Charity suffereth long, and is kind; charity envieth not; charity vaunteth not itself, is not puffed up, doth not behave itself unseemly, seeketh not her own, is not easily provoked, thinketh no evil--1 Corinthians 13:4-5
Queen Marie Lesczcynska ("Frenchified" into Lezincka) is certainly one of the most forgotten queens of France. She was born in 1702 to Stanislas and Katarzina Lesczcynska, in the midst of international turmoil. In 1700, Peter the Great (of Russia) and Augustus II (of Poland) had devised a scheme to rob the 18 year old King of Sweden, Charles XII, of his Swedish empire. However, they picked the wrong man. In the first large battle of the Great Northern War, Charles XII crushed the Russians at Narva. In 1702, Charles turned against the Poles, and defeated them at Klissow. He deposed Augustus II, and installed Stanislas as King of Poland. Stanislas was king of Poland for four years until 1709, until Charles XII was defeated at Poltava and Stanislas resigned as king.
He and his family (he had two daughters, Marie and Anne) moved to Alsace, a territory somewhat under French control.
King Louis XIV died in 1715, and his great-grandson Louis XV succeeded him. In 1725, the Regent (Louis, Duke of Bourbon) was looking for a suitable queen for the young king, because there was a fear that he would die childless. His choice fell on Marie. When Stanislas heard it, he went to inform his wife and daughter (Anne had died at this time) of the good news:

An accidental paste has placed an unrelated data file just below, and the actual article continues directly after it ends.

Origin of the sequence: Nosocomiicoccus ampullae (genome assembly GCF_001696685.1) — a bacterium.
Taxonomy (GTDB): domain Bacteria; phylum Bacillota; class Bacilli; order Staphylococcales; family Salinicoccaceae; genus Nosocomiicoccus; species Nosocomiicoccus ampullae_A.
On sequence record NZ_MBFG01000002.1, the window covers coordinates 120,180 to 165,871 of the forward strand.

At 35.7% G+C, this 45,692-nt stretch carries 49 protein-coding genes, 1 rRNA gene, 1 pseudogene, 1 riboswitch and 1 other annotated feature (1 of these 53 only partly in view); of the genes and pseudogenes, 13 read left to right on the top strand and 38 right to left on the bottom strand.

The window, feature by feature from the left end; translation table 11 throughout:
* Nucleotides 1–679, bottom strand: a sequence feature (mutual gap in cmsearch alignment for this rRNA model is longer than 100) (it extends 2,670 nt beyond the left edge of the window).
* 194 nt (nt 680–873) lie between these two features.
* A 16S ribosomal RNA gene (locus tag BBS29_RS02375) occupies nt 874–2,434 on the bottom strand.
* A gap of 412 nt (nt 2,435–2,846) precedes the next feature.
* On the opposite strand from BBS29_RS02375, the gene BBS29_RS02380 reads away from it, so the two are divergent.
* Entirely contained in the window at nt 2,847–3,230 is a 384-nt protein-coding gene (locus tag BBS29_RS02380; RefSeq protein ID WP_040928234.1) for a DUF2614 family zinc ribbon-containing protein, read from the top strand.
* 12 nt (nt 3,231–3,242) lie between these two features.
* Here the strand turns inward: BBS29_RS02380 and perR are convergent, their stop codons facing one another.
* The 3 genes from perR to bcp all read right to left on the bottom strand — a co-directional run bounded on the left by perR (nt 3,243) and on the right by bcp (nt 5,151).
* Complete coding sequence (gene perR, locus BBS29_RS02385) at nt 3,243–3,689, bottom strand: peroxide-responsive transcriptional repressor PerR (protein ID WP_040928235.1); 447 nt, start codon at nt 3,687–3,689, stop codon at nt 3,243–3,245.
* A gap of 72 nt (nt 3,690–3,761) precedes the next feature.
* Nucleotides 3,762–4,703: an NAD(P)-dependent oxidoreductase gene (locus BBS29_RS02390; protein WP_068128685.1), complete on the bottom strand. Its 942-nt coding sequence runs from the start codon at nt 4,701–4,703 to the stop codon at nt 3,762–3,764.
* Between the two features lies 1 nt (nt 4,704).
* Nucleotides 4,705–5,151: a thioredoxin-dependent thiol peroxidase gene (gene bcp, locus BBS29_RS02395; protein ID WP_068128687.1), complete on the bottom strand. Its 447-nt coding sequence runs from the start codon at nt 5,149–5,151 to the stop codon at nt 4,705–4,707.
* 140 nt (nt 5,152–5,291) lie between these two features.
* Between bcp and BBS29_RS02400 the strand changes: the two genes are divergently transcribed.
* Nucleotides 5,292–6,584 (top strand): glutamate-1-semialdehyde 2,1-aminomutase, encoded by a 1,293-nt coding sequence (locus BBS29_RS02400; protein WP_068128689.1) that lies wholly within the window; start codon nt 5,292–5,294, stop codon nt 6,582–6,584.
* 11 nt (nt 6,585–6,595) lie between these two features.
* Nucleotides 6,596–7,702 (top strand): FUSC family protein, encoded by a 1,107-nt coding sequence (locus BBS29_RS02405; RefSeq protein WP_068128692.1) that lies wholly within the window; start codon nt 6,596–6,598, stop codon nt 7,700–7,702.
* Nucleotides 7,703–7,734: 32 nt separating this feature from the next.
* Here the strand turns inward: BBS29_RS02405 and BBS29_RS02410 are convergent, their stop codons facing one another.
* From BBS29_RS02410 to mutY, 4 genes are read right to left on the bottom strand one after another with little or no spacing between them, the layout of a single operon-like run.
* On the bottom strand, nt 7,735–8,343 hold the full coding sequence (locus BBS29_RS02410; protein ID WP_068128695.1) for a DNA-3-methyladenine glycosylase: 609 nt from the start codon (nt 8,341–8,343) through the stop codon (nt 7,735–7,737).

"Fall we on our knees, and thank God!"
"My dear father, can you be recalled to the throne of Poland?"
"God has done us a more astounding grace, you are Queen of France!"
In 1733, Augustus II died, and Stanislas returned to the throne, backed by France. Russia and Austria put Augustus III on the throne instead, igniting the War of the Polish Succession. Stanislas was forced out of Poland, but France compensated him with the duchies of Lorraine and Barrois (conquered by the French in the war).
Marie was a good wife to Louis XV, but he was a terrible husband to her. However, Marie seems to have borne it patiently. She has the distinction of being grandmother to three French kings: Louis XVI, Louis XVIII, and Charles X.
She died in 1762, four years before her father died.